Winter Riding Gear Guide

Posted in: Featured, Horse Training, Ranch Life

Dashing through the snow in a one-horse open sleigh sounds fun, mostly because a person can snuggle down under a warm blanket while riding in a sleigh. But what about riding through the snow on the back of a horse? That activity can still be fun all winter long, if you do a little research and purchase some heavy-duty (but not expensive) winter gear. Read on for a head-to-toe gear guide, plus some frugal shopping tips.

Head: Many working cowboys and cowgirls swap out their cowboy hats for scotch caps in the wintertime. These are also called “railroad caps” and come in styles with or without ear flaps. Tuck the flaps up when not in use, or bring them down when it’s bitterly cold. Buy a furry style and leave the ear flaps flying straight out at all times for a “crazy Elmer Fudd” look.

Stormy Kromer makes cute, colorful scotch caps for ladies.

Neck/facial area: Wild rags are popular during all seasons, and especially during the winter for extra warmth. Choose pure silk for the warmest, softest material – but, this type is also the priciest. Standard sized silk scarves (36″x36″) usually start at around $40 for solid colors. Polyester wild rags are plenty warm, plus they are cheaper and come in a wider variety of colors and patterns.

Body – base layer: You’ll definitely want some kind of long underwear to layer under your jeans when riding in cold weather. Boiled wool provides a silky-soft, super-warm option, and synthetics like those made by Under Armour also pull moisture away from your body. Under Armour makes long underwear in a variety of warmth levels, so you can choose one that is just right for your needs, whether you’re riding in damp, foggy 50-degree weather or frigid, snowing 0-degree weather.

Base layers have come a long ways since the union suit! PS, if you Google “union suit images,” you’ll see some slightly disturbing pictures of men wearing revealing long underwear. You’ve been warned.

Body – sweater: These are great for putting over your base layer and button-up cowboy shirt. 100% wool sweaters are the warmest, and 100% cotton sweaters are a step down on the warmth-o-meter. I am super picky and only use sweaters made from 100% natural fibers, because acrylic or blends simply aren’t as warm. Don’t be scared of the hefty price tag on wool sweaters made by premier companies such as Pendleton – used clothing is definitely a buyer’s market, so check secondhand stores or auction sites like Ebay for screaming deals on like-new items. We bought a 100% wool Patagonia sweater for $12 once. $12!!! You can’t even buy a meal for two at Burger King for that kind of money! Be sure and type in the gender, size and fiber of the sweater you’re looking for to eliminate looking through hundreds of unsuitable listings.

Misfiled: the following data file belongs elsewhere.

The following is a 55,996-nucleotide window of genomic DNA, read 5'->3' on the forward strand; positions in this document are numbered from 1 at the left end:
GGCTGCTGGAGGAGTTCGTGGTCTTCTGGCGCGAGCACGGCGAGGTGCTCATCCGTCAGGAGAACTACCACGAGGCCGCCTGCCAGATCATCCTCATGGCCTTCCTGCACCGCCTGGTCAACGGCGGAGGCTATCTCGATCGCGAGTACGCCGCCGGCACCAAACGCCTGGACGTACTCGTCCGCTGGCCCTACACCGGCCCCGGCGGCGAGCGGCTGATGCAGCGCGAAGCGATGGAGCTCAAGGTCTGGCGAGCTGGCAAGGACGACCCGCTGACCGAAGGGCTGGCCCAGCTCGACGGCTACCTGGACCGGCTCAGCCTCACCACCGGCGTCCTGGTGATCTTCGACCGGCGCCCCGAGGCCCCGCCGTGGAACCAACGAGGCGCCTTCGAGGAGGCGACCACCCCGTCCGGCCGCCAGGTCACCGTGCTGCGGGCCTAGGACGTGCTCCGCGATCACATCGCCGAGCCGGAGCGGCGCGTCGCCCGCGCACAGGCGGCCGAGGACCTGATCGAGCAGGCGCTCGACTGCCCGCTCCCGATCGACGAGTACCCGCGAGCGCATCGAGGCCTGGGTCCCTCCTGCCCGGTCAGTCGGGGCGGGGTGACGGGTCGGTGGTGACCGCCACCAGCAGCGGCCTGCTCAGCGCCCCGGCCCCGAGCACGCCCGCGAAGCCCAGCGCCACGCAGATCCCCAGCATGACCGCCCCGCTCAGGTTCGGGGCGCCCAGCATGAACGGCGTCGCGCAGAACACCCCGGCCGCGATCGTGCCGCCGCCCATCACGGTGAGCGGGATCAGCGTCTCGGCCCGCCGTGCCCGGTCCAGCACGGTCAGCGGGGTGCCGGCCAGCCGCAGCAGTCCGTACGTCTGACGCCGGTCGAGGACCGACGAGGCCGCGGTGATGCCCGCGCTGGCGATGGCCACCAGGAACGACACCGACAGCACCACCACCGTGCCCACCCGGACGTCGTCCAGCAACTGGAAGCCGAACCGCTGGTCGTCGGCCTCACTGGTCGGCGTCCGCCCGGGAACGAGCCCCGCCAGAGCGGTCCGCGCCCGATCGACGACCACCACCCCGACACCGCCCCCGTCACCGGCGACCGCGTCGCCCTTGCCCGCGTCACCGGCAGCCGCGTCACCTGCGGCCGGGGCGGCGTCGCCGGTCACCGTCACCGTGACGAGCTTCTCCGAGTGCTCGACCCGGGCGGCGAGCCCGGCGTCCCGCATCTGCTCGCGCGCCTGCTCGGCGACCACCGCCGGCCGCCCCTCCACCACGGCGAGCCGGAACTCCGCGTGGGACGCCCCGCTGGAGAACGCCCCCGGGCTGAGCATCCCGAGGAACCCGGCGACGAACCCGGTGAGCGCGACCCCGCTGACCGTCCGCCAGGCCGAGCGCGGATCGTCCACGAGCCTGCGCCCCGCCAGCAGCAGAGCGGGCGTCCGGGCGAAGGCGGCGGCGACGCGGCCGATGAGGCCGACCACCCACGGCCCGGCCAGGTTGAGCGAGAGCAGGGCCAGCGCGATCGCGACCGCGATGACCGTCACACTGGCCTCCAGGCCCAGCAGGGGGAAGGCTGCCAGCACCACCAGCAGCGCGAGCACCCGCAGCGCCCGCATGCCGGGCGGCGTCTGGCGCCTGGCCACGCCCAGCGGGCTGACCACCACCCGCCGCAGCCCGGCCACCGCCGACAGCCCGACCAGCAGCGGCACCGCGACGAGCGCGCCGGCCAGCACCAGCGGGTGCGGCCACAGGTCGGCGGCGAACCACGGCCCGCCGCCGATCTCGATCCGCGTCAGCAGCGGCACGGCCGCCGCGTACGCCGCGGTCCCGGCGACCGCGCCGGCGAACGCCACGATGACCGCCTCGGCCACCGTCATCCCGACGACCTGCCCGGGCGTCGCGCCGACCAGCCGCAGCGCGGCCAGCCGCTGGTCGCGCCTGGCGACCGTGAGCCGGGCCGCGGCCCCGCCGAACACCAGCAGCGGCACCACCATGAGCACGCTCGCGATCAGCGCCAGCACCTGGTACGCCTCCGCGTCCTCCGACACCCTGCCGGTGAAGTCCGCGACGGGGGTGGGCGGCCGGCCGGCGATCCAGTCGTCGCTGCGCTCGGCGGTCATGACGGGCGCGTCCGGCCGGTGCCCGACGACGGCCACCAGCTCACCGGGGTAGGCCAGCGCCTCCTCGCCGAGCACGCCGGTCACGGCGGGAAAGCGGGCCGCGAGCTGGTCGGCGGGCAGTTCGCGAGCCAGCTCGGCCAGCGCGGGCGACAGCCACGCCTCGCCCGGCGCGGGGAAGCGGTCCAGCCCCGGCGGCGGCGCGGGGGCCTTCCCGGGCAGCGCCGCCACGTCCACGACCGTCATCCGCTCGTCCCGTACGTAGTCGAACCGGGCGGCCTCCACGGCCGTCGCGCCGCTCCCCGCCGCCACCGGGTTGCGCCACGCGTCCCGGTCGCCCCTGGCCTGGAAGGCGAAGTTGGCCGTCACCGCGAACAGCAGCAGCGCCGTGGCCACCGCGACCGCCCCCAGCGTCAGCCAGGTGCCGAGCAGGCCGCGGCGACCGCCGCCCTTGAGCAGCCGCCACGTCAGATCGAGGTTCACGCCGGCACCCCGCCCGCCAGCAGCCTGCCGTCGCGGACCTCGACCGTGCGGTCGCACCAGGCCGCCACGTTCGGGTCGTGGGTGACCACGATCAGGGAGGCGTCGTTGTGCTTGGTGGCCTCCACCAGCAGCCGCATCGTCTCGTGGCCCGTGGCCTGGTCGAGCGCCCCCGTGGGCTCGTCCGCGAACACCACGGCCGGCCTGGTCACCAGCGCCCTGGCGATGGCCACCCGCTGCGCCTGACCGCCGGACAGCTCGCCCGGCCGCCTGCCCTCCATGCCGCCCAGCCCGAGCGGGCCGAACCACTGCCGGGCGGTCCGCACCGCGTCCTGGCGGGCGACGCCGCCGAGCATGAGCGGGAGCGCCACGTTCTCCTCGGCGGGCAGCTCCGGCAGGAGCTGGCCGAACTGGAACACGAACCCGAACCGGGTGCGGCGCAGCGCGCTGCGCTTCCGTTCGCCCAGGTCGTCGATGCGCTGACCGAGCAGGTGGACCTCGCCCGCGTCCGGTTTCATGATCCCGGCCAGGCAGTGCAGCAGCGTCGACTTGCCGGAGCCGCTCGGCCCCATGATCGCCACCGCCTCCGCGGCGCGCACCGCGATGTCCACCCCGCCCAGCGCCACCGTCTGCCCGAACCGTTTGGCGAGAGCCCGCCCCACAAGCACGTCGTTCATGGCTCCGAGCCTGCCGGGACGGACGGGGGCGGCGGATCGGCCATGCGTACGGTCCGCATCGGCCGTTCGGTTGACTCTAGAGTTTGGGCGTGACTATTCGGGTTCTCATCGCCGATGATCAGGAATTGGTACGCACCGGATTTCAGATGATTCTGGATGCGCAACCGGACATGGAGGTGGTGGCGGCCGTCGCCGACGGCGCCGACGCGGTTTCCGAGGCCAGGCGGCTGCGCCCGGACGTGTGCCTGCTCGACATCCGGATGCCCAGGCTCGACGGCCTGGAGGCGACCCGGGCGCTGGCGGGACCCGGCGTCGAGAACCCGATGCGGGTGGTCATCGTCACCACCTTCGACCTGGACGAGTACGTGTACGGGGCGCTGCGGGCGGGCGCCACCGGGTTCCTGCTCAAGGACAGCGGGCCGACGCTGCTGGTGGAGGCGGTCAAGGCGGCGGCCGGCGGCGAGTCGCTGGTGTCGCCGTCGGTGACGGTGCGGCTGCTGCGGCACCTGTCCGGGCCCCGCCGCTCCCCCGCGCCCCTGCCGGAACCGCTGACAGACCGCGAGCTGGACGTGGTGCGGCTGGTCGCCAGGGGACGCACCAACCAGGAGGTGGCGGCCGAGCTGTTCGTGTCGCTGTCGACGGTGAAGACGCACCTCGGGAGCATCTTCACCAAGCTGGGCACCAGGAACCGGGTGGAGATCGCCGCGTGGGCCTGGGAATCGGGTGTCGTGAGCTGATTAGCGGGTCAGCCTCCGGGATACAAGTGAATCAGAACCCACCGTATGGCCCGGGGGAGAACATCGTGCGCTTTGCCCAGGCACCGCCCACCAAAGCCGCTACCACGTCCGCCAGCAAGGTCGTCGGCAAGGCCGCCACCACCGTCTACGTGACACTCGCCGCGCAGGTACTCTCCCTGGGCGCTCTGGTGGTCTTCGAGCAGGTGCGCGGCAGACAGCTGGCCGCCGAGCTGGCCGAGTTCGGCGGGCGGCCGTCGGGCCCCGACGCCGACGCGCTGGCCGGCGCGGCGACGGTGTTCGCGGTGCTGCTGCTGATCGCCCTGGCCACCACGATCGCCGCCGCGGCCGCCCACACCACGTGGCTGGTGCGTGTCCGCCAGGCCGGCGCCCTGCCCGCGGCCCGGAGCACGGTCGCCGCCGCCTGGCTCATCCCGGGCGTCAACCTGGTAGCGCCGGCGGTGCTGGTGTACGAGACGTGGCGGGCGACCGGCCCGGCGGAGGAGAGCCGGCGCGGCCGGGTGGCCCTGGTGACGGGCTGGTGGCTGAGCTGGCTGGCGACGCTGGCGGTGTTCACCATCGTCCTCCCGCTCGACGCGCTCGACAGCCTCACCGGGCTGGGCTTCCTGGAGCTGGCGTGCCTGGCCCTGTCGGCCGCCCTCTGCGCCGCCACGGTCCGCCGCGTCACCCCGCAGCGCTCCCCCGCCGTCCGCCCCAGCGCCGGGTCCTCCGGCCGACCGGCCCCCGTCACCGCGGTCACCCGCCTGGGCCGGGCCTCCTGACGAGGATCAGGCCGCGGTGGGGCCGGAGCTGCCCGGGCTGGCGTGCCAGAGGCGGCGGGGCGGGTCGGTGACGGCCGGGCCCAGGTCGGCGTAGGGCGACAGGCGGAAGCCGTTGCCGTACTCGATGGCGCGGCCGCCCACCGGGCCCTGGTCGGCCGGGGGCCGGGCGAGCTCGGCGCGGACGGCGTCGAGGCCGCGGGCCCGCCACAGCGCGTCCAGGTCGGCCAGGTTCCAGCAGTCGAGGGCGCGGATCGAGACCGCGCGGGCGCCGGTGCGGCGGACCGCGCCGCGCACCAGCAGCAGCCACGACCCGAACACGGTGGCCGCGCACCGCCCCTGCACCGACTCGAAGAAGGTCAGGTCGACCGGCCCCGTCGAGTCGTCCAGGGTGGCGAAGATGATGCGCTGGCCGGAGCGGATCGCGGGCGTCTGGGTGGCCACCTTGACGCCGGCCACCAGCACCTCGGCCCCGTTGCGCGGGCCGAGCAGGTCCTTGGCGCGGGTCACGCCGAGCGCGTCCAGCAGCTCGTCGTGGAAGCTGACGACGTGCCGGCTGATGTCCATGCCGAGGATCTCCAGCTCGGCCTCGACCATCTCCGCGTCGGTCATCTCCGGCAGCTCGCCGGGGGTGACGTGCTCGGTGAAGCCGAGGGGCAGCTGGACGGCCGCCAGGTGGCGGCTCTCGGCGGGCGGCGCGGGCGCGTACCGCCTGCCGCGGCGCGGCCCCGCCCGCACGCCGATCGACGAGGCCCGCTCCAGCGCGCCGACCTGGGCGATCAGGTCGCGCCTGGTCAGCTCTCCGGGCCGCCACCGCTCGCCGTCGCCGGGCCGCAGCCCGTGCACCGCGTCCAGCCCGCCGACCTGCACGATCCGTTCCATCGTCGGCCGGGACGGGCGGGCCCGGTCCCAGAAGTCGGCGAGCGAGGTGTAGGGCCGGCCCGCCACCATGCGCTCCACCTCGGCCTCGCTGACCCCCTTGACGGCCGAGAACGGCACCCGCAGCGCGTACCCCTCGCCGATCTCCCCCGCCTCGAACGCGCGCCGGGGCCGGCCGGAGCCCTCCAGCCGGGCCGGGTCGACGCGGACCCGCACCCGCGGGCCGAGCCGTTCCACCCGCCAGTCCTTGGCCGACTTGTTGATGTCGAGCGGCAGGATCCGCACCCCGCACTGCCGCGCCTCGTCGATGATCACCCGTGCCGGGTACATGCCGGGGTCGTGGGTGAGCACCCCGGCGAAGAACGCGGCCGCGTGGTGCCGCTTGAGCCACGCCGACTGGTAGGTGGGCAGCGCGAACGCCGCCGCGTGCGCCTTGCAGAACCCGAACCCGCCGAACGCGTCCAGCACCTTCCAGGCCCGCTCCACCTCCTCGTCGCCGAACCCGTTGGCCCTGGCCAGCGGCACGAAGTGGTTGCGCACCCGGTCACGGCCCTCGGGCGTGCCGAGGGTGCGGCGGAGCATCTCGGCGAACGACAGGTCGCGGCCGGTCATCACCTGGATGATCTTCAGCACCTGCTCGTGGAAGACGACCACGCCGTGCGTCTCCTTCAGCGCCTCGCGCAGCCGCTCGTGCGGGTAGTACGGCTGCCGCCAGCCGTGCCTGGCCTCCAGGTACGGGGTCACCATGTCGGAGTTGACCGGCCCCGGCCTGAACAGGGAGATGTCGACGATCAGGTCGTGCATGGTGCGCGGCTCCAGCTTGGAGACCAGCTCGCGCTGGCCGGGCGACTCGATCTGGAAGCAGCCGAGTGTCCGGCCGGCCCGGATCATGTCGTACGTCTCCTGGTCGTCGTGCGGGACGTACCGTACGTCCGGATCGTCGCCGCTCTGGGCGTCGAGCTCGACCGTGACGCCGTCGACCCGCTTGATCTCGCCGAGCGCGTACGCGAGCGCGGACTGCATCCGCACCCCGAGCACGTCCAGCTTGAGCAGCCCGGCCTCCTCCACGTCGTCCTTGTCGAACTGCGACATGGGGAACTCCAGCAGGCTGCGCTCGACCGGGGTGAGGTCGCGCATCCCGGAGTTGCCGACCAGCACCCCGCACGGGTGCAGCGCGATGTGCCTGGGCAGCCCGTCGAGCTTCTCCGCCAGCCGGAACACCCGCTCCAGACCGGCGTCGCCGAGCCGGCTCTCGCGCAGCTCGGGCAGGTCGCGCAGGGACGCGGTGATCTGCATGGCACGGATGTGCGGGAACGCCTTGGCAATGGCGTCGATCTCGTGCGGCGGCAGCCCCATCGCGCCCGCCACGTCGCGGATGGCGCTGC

Pendleton sweaters retail for right around $100, so this slightly used one is basically 75% off. Let’s hear it for good deals!

Body – jacket: There’s a HUGE variety of jackets on the market, from down to wool to synthetic to blends to anything else you can imagine. I prefer natural fibers such as wool or down, because they are the warmest. Wool provides a sleeker, more fitted shape, but it is also heavier than down. Jackets filled with down or a down/feather mix are lighter, but also puffier. Whichever type you choose, just make sure it’s roomy enough that you can still lift your arm to swing your saddle over your horse’s back, swing a rope, and do other athletic maneuvers required of a horse person.

Gloves: Most cowboys use plain ol’ cotton gloves even during the really cold winter months. Unfortunately, wearing bulky, super-warm gloves isn’t very practical for people who have to also hold bridle reins and swing a rope. If you decide to go all-out for winter gear, mittens are the warmest, and they can be removed for performing tasks that require nimble, albeit cold, fingers.

Leggings: Woolies are the warmest, but the price is pretty steep and only truly justifiable if you are pounding leather in sub-freezing temperatures on a regular basis. Swapping out chinks for shotgun-style chaps is a more affordable way to add warmth without breaking the bank.

So pretty, so soft, so fringe-y, so buck stitched, so warm.

Feet: Wool socks are an absolute must for winter riding. Make sure you choose a pair that isn’t scratchy; boiled wool or wool blends are usually silky soft and feel great on your tootsies. Because all the rough, tough cowboys and cowgirls say “tootsies.” Slip your feet into a pair of snow pack boots, such as those made by Cabela’s or Schnee’s, for the warmest way to walk (and ride) through winter. Using rubber-soled snow boots is dangerous with oxbow or other narrow stirrups, so pick a wider, flat-bottomed stirrup or buy specialized overshoe stirrups to prevent hanging up in case you come off your horse.

One last tip for the really cold crowd: Stick a couple Hot Hands packs in your pockets. You can crunch them up during the coldest part of your ride for some relief. The company also makes a specially shaped kind that fits in your boots for warm toes.

Feel free to leave any stay-warm tips in the comment section. Happy winter riding!

 

Posted in: Featured, Horse Training, Ranch Life


About Jolyn Young

Jolyn Young lives on the O RO Ranch in northern Arizona with husband and their two small kids. To learn more, visit www.jolynyoung.com....

View all posts by Jolyn Young


Comments